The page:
Cancer survivor makes screenings available
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DCMH/MHC is the newest partner for the Marti Spittell-Ziegelbauer Foundation
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The Marti Spittell Ziegelbauer Foundation is directly involved in this effort, which if approved by the legislature would provide information about the Human Papilloma Virus and Gardasil - the vaccine - to schools and to parents of pupils in grades 6-12. We have now testified in support of this Bill before the Assembly Committee on Public Health, and the Senate Committee on Health and Human Services.
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"Let's protect the next generation of young women from Cervical Cancer."
Madison: The HPV vaccine won't be mandated for all Wisconsin 6th grade girls, according to a compromise reached between lawmakers and issue groups.
Instead, schools will need to provide parents with information about the vaccine and cervical cancer.
There was no disagreement at a press conference at the Capitol Tuesday that preventing cervical cancer in women is a good idea.
The disagreement is how far the state should go to achieve that goal. "We cannot allow small disagreements to keep us from taking action," says Sen. Lena Taylor (D-Milwaukee), in announcing a compromise.
The compromise bill would require every school in Wisconsin-public and private-to provide parents with information about the dangers of the human Papilloma virus and a vaccine that can prevent it. HPV has been linked to 70% of cervical cancer cases in women.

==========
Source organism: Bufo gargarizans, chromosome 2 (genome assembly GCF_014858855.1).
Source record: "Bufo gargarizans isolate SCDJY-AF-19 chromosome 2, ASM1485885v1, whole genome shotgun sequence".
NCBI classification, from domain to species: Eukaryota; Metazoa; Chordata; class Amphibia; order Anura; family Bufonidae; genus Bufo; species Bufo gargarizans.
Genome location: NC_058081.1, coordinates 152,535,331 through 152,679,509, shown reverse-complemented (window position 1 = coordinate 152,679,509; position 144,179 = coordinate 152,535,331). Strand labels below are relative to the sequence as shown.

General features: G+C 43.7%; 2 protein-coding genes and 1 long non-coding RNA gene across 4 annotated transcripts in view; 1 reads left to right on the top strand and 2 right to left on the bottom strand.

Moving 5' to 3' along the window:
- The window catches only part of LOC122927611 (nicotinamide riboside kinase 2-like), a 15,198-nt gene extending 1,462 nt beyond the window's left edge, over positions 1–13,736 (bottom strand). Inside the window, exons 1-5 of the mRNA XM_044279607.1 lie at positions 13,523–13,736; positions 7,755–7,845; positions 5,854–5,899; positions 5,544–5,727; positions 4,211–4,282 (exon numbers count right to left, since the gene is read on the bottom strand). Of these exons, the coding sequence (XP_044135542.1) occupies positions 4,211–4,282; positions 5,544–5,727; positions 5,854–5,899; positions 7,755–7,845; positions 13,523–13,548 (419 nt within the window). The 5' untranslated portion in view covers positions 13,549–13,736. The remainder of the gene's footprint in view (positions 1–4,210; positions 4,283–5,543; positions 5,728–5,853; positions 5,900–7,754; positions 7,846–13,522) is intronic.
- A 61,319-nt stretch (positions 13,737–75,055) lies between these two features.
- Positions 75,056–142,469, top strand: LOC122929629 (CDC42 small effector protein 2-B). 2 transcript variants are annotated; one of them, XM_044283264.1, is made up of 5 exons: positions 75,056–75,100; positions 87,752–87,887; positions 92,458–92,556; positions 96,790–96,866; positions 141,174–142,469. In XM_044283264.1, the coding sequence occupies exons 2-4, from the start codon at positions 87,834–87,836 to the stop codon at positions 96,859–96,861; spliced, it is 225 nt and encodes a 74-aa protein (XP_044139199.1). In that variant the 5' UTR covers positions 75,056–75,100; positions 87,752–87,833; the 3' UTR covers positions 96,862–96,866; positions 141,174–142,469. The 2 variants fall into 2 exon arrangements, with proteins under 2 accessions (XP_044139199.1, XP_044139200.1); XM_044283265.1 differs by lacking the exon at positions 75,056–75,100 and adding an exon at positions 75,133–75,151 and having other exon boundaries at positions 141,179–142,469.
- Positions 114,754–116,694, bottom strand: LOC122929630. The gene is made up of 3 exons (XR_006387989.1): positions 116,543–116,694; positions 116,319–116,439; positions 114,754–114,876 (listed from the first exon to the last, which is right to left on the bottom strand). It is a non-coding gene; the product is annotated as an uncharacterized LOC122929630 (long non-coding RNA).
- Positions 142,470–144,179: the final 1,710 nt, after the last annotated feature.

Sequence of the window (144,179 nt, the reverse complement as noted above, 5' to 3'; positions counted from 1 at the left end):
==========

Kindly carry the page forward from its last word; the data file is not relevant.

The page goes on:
But HPV is transmitted through sexual contact, and the best time to give young girls the vaccine is age 12, before they're sexually active.
Conservative groups like Wisconsin Family Action, Inc. oppose vaccinating 12 year old girls for an STD. "Our point would be the very best way to prevent HPV is for young people to sexually absent until marriage-it's the only foolproof way to do that," says group president Julaine Appling.
"It is simply ridiculous to sexualize an anti-cancer vaccine," says Marti Spittell Ziegelbauer, a cervical cancer survivor. Her foundation is dedicated to preventing the disease. She wants the HPV vaccine mandated for all 6th grade girls. "Taking away the fear of cervical cancer is not going to affect anyone's sexual behavior."
Some lawmakers agree, but understand compromise is needed. "If it were up to me we would be mandating this, but education is the first step so that's where we will begin," says Rep. Tamara Grigsby (D-Milwaukee).
Appling says it should be a choice. "We believe that the vaccine is appropriate for some people. We're not anti-the-vaccine. What we are anti is requiring it for all sixth grade girls entering any Wisconsin school."
The vaccine costs around $300 and is covered by some insurance plans.